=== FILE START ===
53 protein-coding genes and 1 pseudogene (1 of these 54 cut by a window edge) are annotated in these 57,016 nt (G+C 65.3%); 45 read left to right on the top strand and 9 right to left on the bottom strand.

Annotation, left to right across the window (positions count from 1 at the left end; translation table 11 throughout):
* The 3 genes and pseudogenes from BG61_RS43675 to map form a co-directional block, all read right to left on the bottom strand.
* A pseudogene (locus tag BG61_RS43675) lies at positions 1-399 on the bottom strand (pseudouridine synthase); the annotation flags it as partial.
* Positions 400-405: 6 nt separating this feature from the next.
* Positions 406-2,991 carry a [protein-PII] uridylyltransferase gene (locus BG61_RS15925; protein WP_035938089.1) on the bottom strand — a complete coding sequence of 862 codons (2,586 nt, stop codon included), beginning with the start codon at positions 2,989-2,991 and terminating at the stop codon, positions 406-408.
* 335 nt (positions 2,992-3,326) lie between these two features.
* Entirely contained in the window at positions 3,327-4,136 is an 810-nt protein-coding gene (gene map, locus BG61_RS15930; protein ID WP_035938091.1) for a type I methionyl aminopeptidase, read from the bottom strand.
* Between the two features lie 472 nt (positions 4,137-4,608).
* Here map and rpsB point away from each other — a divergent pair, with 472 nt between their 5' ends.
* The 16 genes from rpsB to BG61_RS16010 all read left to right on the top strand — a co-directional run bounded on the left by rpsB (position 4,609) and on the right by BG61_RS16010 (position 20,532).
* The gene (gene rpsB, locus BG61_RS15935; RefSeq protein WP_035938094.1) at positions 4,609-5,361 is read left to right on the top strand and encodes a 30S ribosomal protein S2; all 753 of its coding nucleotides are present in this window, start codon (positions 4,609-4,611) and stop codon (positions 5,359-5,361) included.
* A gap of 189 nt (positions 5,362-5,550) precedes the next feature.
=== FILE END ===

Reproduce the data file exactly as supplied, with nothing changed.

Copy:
53 protein-coding genes and 1 pseudogene (1 of these 54 cut by a window edge) are annotated in these 57,016 nt (G+C 65.3%); 45 read left to right on the top strand and 9 right to left on the bottom strand.

Annotation, left to right across the window (positions count from 1 at the left end; translation table 11 throughout):
* The 3 genes and pseudogenes from BG61_RS43675 to map form a co-directional block, all read right to left on the bottom strand.
* A pseudogene (locus tag BG61_RS43675) lies at positions 1-399 on the bottom strand (pseudouridine synthase); the annotation flags it as partial.
* Positions 400-405: 6 nt separating this feature from the next.
* Positions 406-2,991 carry a [protein-PII] uridylyltransferase gene (locus BG61_RS15925; protein WP_035938089.1) on the bottom strand — a complete coding sequence of 862 codons (2,586 nt, stop codon included), beginning with the start codon at positions 2,989-2,991 and terminating at the stop codon, positions 406-408.
* 335 nt (positions 2,992-3,326) lie between these two features.
* Entirely contained in the window at positions 3,327-4,136 is an 810-nt protein-coding gene (gene map, locus BG61_RS15930; protein ID WP_035938091.1) for a type I methionyl aminopeptidase, read from the bottom strand.
* Between the two features lie 472 nt (positions 4,137-4,608).
* Here map and rpsB point away from each other — a divergent pair, with 472 nt between their 5' ends.
* The 16 genes from rpsB to BG61_RS16010 all read left to right on the top strand — a co-directional run bounded on the left by rpsB (position 4,609) and on the right by BG61_RS16010 (position 20,532).
* The gene (gene rpsB, locus BG61_RS15935; RefSeq protein WP_035938094.1) at positions 4,609-5,361 is read left to right on the top strand and encodes a 30S ribosomal protein S2; all 753 of its coding nucleotides are present in this window, start codon (positions 4,609-4,611) and stop codon (positions 5,359-5,361) included.
* A gap of 189 nt (positions 5,362-5,550) precedes the next feature.